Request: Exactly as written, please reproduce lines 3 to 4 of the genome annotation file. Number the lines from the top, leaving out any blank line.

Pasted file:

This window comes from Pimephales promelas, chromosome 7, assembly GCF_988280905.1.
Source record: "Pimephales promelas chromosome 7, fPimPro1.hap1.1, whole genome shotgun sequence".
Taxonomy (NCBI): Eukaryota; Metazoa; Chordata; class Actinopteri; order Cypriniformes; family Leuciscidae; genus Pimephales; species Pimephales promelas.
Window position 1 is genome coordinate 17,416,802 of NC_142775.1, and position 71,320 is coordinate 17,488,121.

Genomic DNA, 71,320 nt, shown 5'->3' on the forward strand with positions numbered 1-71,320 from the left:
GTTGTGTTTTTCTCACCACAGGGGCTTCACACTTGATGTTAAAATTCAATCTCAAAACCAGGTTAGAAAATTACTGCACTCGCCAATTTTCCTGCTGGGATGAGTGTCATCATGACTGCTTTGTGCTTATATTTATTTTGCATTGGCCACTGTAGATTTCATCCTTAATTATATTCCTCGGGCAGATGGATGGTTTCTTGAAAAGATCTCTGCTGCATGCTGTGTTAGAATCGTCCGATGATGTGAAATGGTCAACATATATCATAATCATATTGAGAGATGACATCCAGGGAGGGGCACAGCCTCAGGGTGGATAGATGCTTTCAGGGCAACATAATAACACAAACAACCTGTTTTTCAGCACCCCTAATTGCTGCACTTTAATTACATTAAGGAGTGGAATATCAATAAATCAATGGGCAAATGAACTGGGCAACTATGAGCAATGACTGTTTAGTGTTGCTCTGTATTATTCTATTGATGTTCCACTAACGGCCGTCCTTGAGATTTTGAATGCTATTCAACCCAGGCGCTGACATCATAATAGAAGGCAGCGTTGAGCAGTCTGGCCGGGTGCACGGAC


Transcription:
Taxonomy (NCBI): Eukaryota; Metazoa; Chordata; class Actinopteri; order Cypriniformes; family Leuciscidae; genus Pimephales; species Pimephales promelas.
Window position 1 is genome coordinate 17,416,802 of NC_142775.1, and position 71,320 is coordinate 17,488,121.